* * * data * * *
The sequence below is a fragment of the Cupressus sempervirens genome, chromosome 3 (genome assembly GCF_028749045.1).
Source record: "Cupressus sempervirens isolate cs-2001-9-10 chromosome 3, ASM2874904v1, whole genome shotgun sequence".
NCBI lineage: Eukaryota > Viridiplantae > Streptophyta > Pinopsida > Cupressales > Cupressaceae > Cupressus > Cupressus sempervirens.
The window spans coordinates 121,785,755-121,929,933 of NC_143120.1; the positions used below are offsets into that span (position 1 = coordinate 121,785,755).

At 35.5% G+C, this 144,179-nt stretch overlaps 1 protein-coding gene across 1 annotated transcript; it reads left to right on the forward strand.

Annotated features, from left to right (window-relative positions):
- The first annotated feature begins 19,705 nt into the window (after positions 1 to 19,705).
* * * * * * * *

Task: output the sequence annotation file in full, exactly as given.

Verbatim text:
The sequence below is a fragment of the Cupressus sempervirens genome, chromosome 3 (genome assembly GCF_028749045.1).
Source record: "Cupressus sempervirens isolate cs-2001-9-10 chromosome 3, ASM2874904v1, whole genome shotgun sequence".
NCBI lineage: Eukaryota > Viridiplantae > Streptophyta > Pinopsida > Cupressales > Cupressaceae > Cupressus > Cupressus sempervirens.
The window spans coordinates 121,785,755-121,929,933 of NC_143120.1; the positions used below are offsets into that span (position 1 = coordinate 121,785,755).

At 35.5% G+C, this 144,179-nt stretch overlaps 1 protein-coding gene across 1 annotated transcript; it reads left to right on the forward strand.

Annotated features, from left to right (window-relative positions):
- The first annotated feature begins 19,705 nt into the window (after positions 1 to 19,705).